Three reasons Uber should never have invested in self-driving technology.

Justin Daab Corporate Innovation, Innovation, Strategy

R&D and innovation are not the same thing.

There’s a classic Venn diagram generally attributed to Ideo’s Tim Brown that points to the reality that for an idea to be considered an innovation, it needs to satisfy three criteria: desirability (people would want it), feasibility (it is something that can realistically be created) and viability (it can be made and offered in a way that makes financial sense for the business). Academics or inspired home tinkerers may be satisfied with any combination of one or two of these qualities, but a business, especially a publicly held business, needs to satisfy all three.

Viewing Uber’s sustained autonomous vehicle R&D efforts against this framework, I think we can safely question the reasoning that led to this endeavor. That’s not to say that I disagree with the underlying premise that self-driving vehicles will ultimately take over the role of your cousin Tommy who earns a little extra cash driving for Uber or Lyft, now. I just question whether Uber did the smartest thing for its business or its investors by taking on the Herculean task of developing the technology themselves. 

  1. The liabilities are potentially massive.

The National Transportation Safety Board (NTSB) just released a report outlining the results of their investigation of a fatal accident involving a pedestrian pushing a bicycle and a self-driving Uber vehicle. The NTSB chose not to find Uber criminally liable for the accident. But according to new documents released as part of the investigation, the software inside the Uber car in question was not designed to detect pedestrians outside of a crosswalk, and the self-driving car, in general, failed to consider how humans actually operate.

I have to think this was likely Uber’s one and only free pass. As we have seen in corporate liability cases lately, juries are quite willing and capable of doling out judgments in the multibillion-dollar range. One might argue that even that risk would be worth it for Uber to reap the rewards of working autonomous driving technology long term. But, as we’ll see in point two, one might be overestimating Uber’s ability to reap those rewards in any significantly advantageous fashion.

  1. Long term, there is no competitive advantage.

In 2018, Uber spent nearly $500 million on transportation research. Of course, all of that was not on driverless vehicle research. Some was on autonomous delivery drones. The point here is that massive R&D budgets should be at least theoretically correlated with massive payouts—as in risk and reward should be expected at equal levels. But the potential rewards seem unlikely to be Uber’s alone, if theirs at all. It appears that if Uber does, somehow, develop working autonomous driving technologies, it’s unlikely they will be alone in doing so. And as it stands today, Google is more likely to win the race to market, and perhaps more germane, Uber will most likely have to license much of their self-driving tech stack from Google, anyway.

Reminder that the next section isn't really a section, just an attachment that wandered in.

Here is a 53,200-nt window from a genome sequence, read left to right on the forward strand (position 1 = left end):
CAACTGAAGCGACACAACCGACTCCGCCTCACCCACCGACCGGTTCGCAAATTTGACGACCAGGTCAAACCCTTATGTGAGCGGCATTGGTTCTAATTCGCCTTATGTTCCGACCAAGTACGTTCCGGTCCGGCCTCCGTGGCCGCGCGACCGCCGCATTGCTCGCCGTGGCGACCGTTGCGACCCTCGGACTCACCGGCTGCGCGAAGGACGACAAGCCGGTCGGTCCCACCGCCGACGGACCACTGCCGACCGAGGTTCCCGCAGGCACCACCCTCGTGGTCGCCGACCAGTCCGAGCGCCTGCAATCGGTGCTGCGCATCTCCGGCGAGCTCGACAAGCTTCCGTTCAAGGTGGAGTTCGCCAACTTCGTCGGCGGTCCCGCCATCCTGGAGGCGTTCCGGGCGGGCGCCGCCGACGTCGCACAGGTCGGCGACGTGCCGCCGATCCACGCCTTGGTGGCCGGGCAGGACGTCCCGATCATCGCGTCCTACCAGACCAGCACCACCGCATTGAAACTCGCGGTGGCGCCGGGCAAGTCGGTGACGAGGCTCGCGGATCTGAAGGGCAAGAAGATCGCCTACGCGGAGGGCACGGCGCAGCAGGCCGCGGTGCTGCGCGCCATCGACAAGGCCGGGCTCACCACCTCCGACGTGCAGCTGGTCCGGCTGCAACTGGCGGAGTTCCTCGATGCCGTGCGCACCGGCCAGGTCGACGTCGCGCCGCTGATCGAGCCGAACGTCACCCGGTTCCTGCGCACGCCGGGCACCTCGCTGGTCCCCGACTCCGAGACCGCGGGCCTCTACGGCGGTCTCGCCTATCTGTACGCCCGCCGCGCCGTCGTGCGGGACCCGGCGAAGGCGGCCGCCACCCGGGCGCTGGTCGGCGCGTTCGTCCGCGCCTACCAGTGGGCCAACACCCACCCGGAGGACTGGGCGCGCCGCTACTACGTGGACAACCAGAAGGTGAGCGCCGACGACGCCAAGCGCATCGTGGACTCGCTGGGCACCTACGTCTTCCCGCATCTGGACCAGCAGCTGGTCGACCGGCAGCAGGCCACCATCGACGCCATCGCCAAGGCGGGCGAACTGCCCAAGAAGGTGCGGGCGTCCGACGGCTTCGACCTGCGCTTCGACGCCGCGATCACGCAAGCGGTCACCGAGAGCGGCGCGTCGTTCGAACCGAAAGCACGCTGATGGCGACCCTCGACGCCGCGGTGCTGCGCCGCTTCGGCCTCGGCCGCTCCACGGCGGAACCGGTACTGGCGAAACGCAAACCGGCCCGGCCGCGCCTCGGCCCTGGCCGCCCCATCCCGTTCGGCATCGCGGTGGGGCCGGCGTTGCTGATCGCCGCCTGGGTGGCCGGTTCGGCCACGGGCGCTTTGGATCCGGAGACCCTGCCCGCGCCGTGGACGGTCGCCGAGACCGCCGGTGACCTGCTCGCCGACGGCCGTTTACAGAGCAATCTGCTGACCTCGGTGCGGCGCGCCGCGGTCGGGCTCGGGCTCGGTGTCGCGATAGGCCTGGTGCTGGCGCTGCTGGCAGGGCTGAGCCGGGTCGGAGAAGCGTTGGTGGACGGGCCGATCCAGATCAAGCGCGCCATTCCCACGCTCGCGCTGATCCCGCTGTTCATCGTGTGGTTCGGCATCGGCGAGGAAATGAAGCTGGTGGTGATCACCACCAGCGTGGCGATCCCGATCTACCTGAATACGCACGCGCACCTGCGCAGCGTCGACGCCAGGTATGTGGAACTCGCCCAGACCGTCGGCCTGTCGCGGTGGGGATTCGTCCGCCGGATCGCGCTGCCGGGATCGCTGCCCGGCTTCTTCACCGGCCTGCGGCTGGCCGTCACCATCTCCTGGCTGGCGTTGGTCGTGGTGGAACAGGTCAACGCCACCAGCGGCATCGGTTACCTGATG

So, let’s assume Uber eventually figures out self-driving. They already know they will be multiple billions in the hole, day one, on the software front. But now they’ll need a fleet of vehicles. I have doubts Uber is poised in any way to become an auto manufacturer as well, so they’ll need to purchase a fleet built to run their software. Meaning, the costs they’ll need to recoup on capital expenditures will be disproportionately higher than a competitor who simply buys vehicles that will most certainly be available through any number of auto manufacturers who will license Google’s tech directly.

It seems like a scenario that has Uber “winning” this competition would need to be based on the assumption that customers have such goodwill toward Uber that they would be willing to either pay a premium for their services or that Uber would be able to once again operate at a loss for an extended period of time while they roll out the service. Both seem unlikely, especially the latter, which brings me to point three.

  1. Short term, they simply cannot afford it.

Scale is a funny thing. It’s either on your side or it’s not. And in Uber’s case, it is not. At least not yet. In their earnings report for the third quarter of 2019, bookings, or total rider receipts before expenses (like paying drivers), grew to $3.7 billion, a 29% increase over the same period in 2018. Total net loss, however, grew to $1.1 billion—18% more than the same period of 2018. So, losses are positively correlated with revenues. Not good. Since that report, the stock has fallen by nearly 10%. Now, we cannot attribute all of their losses to the investment in self-driving technology, but it is a significant portion of that. It will be seen in the next few quarters whether the market believes those losses are an investment in a more lucrative future or another outsized Silicon Valley wager. Obviously, from my previous point, I fall into the latter, more pessimistic camp. Further, in the past few weeks, we’ve seen states coming after Uber with massive employment tax bills. If the courts side with any of the local and state governments, you can be sure every other state and municipality will get in line to file a suit of their own.

A lesson in sunk costs?

While one would be hard-pressed to find fault in the reasoning that prompted Uber to begin researching autonomous vehicles (it is undoubtedly the future of on-demand transportation), in my humble opinion, it’s time they reconsider their internal calculus on the build-or-buy question. Would Uber potentially lose face by abandoning the project? Potentially. But I think if the company accelerates its transition to profitability, they will be in a more competitive position, with no shortage of “buy” options when the technology matures.


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